Temple Tikvah experiences severe damage due to Ida

Brandon Duffy
Hurricane Ida caused flooding up to four feet in parts of Temple Tikvah. (Photo courtesy of Temple Tikvah)

Temple Tikvah in New Hyde Park experienced severe damage from flooding caused by the remnants of Hurricane Ida. The temple, which serves parts of western Nassau County and eastern Queens, faces an uncertain recovery period as repairs continue. 

Temple President Andrea Comerchero and Rabbi Randy E. Sheinberg walked into what appeared to be over four feet of water in their building. Flooding was caused by rising levels in nearby Herricks Pond that overflowed downhill onto Herricks Road. 

“We had a feeling of what to expect, but it was heartbreaking coming in at 7 a.m.; you just wanted to cry,” said Sheinberg, who has been with the temple since its inception in 2008. 

According to temple leaders, the furniture was damaged and schoolbooks were floating in the water, but the Torahs were in good condition. 

The water damage was mostly in the lower part of the building and courtyard, the location of the religious school. Carpeting throughout the building, such as the common area and ballroom, and the wood paneling for most of the school have been removed as recovery efforts go on.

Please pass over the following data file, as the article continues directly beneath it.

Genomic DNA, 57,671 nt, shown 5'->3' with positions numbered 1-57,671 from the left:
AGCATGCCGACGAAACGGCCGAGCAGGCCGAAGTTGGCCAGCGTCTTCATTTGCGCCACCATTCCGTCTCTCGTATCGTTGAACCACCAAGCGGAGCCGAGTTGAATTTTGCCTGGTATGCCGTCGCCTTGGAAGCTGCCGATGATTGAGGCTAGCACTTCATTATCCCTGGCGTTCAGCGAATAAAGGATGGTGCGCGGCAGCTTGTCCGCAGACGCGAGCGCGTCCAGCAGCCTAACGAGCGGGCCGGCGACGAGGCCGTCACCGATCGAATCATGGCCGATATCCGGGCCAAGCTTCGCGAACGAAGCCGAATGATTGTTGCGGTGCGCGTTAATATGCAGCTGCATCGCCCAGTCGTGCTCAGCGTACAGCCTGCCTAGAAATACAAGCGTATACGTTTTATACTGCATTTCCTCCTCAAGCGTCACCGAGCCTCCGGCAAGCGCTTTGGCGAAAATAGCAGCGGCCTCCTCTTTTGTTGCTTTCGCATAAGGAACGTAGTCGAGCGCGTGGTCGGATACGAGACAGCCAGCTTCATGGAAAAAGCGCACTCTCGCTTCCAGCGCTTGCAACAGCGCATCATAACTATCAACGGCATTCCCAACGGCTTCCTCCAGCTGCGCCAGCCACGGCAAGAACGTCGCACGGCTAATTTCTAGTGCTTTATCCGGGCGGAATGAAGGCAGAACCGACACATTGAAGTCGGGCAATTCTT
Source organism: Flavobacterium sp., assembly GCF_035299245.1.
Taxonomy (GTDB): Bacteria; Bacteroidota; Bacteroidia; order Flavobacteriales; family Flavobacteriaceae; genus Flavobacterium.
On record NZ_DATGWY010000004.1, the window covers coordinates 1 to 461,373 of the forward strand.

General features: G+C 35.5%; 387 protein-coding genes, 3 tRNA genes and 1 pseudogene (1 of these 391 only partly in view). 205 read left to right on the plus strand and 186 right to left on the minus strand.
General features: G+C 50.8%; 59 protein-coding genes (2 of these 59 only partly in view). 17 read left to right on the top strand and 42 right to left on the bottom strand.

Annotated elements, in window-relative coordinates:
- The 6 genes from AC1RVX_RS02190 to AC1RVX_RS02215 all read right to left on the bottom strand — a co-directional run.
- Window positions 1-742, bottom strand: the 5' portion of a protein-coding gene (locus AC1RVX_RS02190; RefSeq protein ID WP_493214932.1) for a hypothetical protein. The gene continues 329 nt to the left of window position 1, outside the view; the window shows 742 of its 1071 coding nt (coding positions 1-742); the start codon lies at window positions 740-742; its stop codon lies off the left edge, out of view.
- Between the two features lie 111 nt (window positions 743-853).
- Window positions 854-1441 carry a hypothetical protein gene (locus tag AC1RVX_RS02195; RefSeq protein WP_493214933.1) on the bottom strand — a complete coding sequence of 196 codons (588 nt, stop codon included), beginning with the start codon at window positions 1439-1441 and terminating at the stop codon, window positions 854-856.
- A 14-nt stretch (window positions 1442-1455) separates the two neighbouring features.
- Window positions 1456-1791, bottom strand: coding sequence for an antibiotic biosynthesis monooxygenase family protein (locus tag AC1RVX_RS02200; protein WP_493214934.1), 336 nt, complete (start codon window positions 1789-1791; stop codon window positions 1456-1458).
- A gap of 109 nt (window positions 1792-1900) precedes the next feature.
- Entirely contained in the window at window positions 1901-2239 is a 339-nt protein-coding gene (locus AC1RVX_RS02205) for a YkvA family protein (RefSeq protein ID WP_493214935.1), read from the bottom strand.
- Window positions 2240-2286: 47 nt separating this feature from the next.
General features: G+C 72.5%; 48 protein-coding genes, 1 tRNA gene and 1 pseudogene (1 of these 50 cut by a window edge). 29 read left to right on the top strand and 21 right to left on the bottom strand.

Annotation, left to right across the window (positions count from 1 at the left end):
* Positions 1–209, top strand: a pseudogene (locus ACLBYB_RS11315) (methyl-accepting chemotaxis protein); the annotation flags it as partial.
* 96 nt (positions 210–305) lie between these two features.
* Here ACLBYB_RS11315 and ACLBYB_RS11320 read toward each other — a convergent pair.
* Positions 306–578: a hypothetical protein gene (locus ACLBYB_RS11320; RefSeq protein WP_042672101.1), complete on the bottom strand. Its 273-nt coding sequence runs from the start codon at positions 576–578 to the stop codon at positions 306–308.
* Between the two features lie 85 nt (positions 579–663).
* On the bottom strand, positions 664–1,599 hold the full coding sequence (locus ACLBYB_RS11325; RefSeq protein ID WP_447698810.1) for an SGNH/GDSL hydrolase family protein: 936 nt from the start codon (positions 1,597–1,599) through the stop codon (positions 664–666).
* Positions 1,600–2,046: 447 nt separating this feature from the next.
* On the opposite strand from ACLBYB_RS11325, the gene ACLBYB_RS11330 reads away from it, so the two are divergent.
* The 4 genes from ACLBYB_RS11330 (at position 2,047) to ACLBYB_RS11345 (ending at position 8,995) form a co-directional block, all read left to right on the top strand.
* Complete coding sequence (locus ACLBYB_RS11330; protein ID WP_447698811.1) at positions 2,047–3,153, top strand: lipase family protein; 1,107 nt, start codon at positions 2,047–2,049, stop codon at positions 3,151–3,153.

Classes were set to begin on Sunday, but the temple was able to adjust and hold orientation for the approximately 40 students in the parking lot.

Aside from religious services and education, multiple organizations usually meet throughout the week at the temple, and they have been displaced due to the damage,  Comerchero said. 

While the temple adjusts, neighboring congregations have offered their spaces for services, the president said. She also said that moving to a hybrid scheduling, if need be, is something the temple, which is predominantly made up of volunteers, is used to.

“If there was any silver lining to take from this, we are all already used to an online format,” Comerchero said.  

For regular services throughout the year, the temple could expect about 30 to 80 people either in the sanctuary room or ballroom. As for holy days like Yom Kippur, on Wednesday, the temple can expect closer to 400. 

FEMA and the Office of Emergency Management have already come by to assess what the temple projects to be upwards of over $1 million in damage, Comerchero said. U.S. Rep. Tom Suozzi (D-Glen Cove) has lent his support as well as state Sen. Anna Kaplan (D-Great Neck), who has toured the temple to view the damage herself. 

“We are … telling everyone ‘please come here, we are still with you’ and it’s been enlightening seeing the response from our community,” Comerchero said. 

Anyone who wishes to help support Temple Tikvah as it recovers can do so at the website www.templetikvah.org by clicking on the “Donate” tab. 

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